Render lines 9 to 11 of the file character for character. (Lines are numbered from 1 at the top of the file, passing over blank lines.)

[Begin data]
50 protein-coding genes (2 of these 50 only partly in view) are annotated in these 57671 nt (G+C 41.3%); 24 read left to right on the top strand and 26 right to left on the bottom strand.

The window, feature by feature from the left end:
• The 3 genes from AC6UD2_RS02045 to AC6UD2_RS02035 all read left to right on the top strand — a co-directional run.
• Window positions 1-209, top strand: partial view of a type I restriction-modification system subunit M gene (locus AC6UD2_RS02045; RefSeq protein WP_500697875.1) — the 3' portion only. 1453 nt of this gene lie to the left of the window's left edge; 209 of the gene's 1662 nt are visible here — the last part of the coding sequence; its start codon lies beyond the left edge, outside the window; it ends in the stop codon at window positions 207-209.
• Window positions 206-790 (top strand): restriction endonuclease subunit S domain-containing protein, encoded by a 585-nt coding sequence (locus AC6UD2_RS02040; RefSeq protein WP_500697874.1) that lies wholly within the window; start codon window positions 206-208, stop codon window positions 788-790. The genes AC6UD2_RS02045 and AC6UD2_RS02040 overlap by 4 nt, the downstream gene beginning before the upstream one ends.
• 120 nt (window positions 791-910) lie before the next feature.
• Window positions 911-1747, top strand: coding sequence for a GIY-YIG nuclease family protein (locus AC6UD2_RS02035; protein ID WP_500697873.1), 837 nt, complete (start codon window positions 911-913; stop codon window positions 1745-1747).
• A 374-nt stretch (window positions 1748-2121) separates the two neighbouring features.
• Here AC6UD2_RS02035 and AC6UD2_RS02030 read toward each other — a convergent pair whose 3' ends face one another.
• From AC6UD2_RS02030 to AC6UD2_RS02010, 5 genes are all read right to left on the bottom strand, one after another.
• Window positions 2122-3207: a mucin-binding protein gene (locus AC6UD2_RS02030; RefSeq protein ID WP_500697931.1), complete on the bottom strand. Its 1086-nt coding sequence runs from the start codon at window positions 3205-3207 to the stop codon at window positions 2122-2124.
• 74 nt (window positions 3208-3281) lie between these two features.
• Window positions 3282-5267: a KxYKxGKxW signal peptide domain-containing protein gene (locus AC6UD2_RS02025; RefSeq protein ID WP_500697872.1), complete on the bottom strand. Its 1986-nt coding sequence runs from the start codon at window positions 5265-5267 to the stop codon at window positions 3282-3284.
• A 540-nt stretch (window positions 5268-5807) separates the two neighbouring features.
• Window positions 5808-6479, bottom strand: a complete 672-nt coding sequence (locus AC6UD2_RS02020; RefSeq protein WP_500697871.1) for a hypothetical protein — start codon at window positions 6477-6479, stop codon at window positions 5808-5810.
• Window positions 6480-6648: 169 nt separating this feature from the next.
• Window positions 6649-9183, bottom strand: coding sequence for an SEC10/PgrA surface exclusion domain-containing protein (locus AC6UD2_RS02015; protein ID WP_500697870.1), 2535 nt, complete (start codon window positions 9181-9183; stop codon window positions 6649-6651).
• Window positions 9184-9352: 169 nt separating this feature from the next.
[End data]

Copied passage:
• Here AC6UD2_RS02035 and AC6UD2_RS02030 read toward each other — a convergent pair whose 3' ends face one another.
• From AC6UD2_RS02030 to AC6UD2_RS02010, 5 genes are all read right to left on the bottom strand, one after another.
• Window positions 2122-3207: a mucin-binding protein gene (locus AC6UD2_RS02030; RefSeq protein ID WP_500697931.1), complete on the bottom strand. Its 1086-nt coding sequence runs from the start codon at window positions 3205-3207 to the stop codon at window positions 2122-2124.